This article was first published in the May 2018 UK edition of Accounting and Business magazine.

Insurance accounting has a tendency to divide people into bunkers. Occupants of the first bunker regard the industry as special, which means its constituents cannot be seen as normal companies. Those in the second will not invest in insurance companies because their accounts are too difficult to understand. 

For 20 years, the International Accounting Standards Board (IASB) and its predecessors have worked to square this circle by trying to devise a consistent way of accounting for insurers, drawing on established principles such as measurement of assets and liabilities at current values, and recognising revenue and profits over the life of a contract. 

The standard, IFRS 17, Insurance Contracts, was published last year and is now going through the EU endorsement process, and the IASB is developing transition guidance. This follows two exposure drafts and 900 meetings with users and preparers of accounts, auditors, regulators and so on.

It is genuinely difficult to standardise an approach to an industry whose raw material is uncertainty (especially in life insurance and other long-term risks) and whose operations are embedded in national tax and consumer protection regimes. So the complaints go on, including ones from a few captains of the UK industry trying to enlist political interference pegged to Brexit.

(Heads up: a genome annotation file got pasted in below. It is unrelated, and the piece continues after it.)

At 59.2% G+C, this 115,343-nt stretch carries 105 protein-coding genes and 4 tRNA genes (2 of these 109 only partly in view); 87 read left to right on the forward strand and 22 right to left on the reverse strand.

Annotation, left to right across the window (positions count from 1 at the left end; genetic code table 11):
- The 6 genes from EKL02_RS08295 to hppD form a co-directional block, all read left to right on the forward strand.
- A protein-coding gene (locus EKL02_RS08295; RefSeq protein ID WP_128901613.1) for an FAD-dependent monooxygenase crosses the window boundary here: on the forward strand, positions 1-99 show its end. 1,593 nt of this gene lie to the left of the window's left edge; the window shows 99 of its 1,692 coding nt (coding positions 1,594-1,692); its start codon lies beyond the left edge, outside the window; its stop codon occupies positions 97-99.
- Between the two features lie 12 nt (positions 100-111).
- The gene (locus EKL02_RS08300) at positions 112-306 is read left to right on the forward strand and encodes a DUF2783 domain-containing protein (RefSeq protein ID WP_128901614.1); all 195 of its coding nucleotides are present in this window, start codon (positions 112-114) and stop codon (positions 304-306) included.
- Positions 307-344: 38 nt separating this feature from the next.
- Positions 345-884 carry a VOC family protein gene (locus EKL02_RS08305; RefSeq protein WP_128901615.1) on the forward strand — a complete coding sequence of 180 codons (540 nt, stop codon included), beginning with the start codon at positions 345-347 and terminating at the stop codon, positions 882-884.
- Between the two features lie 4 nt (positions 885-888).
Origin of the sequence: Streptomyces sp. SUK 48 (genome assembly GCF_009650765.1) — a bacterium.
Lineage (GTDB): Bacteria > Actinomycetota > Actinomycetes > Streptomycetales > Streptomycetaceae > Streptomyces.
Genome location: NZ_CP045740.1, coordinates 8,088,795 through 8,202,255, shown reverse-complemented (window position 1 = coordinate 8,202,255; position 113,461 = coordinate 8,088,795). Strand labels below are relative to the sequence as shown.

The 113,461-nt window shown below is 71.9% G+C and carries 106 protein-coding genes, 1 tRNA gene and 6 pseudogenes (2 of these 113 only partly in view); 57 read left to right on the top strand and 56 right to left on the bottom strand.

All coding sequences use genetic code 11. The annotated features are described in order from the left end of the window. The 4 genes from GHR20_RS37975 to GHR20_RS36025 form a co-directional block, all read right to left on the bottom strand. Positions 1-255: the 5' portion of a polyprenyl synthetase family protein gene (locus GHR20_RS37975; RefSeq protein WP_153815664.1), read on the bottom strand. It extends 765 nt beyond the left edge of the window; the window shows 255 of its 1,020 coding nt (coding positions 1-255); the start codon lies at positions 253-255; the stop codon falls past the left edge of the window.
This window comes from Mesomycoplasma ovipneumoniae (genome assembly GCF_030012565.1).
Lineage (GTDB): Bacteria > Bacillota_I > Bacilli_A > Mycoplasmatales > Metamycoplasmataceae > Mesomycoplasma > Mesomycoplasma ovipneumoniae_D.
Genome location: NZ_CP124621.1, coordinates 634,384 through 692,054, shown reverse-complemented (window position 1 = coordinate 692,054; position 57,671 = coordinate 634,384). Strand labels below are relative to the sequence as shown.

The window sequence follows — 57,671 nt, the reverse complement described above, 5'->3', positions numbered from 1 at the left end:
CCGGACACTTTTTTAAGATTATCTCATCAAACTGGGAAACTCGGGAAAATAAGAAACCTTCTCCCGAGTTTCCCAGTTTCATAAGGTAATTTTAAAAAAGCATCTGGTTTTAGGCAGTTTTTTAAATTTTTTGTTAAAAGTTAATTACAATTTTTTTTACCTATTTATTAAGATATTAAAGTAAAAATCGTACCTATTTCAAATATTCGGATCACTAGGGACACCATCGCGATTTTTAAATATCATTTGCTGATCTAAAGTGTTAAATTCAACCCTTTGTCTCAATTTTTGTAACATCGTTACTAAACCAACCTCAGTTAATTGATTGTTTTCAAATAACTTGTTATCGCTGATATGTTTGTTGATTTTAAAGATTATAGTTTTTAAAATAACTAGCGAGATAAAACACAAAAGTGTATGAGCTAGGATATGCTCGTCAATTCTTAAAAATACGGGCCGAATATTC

However, the results of a patchwork accounting regime are obvious to anyone from outside the industry. Results announcements not only play down the skimpy IFRS 4 interim rules, but bristle with jargon and profit adjustments that are, at best, exasperating and, at worst, raise suspicion of earnings manipulation.

So the case for just getting on with implementing IFRS 17 is strong. That is the position taken by some insurers, such as the German giant Allianz.

It is true that the standard, due to come into force in 2021, will be costly to implement. This is not only because of some fundamental changes to financial presentation, but also because of variation in the way insurance group subsidiaries are accounted for and consolidated. If I were a non-executive director, I would be quite keen on this internal harmonisation to facilitate the job of scrutinising management performance and risk management. 

It is also true that the time and money to be spent on the standard follow another big EU regulatory exercise, Solvency II. No wonder the European Financial Reporting Advisory Group, which is working on the EU’s endorsement of IFRS 17, is conducting case studies with some big insurers that will shed light on the costs.

But whatever they are, the benefits will include, at long last, an opportunity to reduce the 20%-30% valuation discount that European insurers have suffered compared with other quoted companies since the turn of the millennium. And surely it would be a regressive step for the industry to stay in a sectoral, and potentially national, bunker. 

Jane Fuller is a fellow of CFA UK and serves on the Audit and Assurance Council of the Financial Reporting Council